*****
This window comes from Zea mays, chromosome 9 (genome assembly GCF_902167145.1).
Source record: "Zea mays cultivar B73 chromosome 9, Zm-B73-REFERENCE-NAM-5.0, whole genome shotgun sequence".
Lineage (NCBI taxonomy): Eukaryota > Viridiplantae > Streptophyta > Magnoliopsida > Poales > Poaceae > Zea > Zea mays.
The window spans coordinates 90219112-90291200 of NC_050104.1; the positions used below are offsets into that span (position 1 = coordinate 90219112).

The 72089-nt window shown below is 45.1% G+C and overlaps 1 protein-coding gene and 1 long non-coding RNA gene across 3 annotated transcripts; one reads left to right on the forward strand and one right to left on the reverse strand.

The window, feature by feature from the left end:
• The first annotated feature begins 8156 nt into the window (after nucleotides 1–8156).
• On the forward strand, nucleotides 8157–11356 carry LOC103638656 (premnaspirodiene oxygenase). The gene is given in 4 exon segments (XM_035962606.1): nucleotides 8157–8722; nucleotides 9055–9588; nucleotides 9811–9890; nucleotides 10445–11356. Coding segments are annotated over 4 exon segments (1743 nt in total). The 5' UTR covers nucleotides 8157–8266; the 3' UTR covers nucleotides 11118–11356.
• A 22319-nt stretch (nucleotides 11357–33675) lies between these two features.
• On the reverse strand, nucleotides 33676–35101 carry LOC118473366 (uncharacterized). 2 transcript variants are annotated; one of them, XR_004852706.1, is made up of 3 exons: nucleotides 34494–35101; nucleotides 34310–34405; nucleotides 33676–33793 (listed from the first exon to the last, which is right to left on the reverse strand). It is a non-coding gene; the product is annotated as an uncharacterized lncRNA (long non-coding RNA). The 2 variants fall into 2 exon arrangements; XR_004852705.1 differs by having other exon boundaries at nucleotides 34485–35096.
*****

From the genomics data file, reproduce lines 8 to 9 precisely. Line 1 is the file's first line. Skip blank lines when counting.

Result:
• On the forward strand, nucleotides 8157–11356 carry LOC103638656 (premnaspirodiene oxygenase). The gene is given in 4 exon segments (XM_035962606.1): nucleotides 8157–8722; nucleotides 9055–9588; nucleotides 9811–9890; nucleotides 10445–11356. Coding segments are annotated over 4 exon segments (1743 nt in total). The 5' UTR covers nucleotides 8157–8266; the 3' UTR covers nucleotides 11118–11356.
• A 22319-nt stretch (nucleotides 11357–33675) lies between these two features.